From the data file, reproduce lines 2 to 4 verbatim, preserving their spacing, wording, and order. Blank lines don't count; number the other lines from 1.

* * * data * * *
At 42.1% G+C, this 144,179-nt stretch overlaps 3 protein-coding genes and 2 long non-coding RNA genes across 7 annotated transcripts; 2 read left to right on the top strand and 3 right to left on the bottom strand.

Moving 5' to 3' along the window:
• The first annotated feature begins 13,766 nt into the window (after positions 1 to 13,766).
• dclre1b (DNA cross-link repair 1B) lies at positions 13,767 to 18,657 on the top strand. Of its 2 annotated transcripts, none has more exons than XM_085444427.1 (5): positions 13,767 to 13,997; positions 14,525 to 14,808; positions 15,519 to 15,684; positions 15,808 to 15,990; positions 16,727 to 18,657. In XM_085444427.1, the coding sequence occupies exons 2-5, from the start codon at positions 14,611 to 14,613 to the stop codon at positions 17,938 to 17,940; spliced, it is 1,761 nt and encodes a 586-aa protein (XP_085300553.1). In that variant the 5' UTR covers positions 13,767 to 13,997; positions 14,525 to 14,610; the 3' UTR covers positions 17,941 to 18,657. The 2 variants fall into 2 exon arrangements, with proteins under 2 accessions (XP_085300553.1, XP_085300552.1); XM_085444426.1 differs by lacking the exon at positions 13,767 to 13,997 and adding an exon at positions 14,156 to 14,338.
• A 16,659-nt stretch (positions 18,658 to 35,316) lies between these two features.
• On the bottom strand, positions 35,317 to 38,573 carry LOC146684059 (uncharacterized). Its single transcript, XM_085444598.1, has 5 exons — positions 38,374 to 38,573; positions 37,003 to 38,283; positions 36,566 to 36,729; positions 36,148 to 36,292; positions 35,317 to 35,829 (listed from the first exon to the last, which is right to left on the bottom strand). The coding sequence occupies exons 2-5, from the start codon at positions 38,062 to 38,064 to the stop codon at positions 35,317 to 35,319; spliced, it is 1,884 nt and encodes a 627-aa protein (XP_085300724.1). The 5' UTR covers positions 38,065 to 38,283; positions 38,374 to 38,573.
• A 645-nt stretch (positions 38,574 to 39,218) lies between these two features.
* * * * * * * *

Moving 5' to 3' along the window:
• The first annotated feature begins 13,766 nt into the window (after positions 1 to 13,766).
• dclre1b (DNA cross-link repair 1B) lies at positions 13,767 to 18,657 on the top strand. Of its 2 annotated transcripts, none has more exons than XM_085444427.1 (5): positions 13,767 to 13,997; positions 14,525 to 14,808; positions 15,519 to 15,684; positions 15,808 to 15,990; positions 16,727 to 18,657. In XM_085444427.1, the coding sequence occupies exons 2-5, from the start codon at positions 14,611 to 14,613 to the stop codon at positions 17,938 to 17,940; spliced, it is 1,761 nt and encodes a 586-aa protein (XP_085300553.1). In that variant the 5' UTR covers positions 13,767 to 13,997; positions 14,525 to 14,610; the 3' UTR covers positions 17,941 to 18,657. The 2 variants fall into 2 exon arrangements, with proteins under 2 accessions (XP_085300553.1, XP_085300552.1); XM_085444426.1 differs by lacking the exon at positions 13,767 to 13,997 and adding an exon at positions 14,156 to 14,338.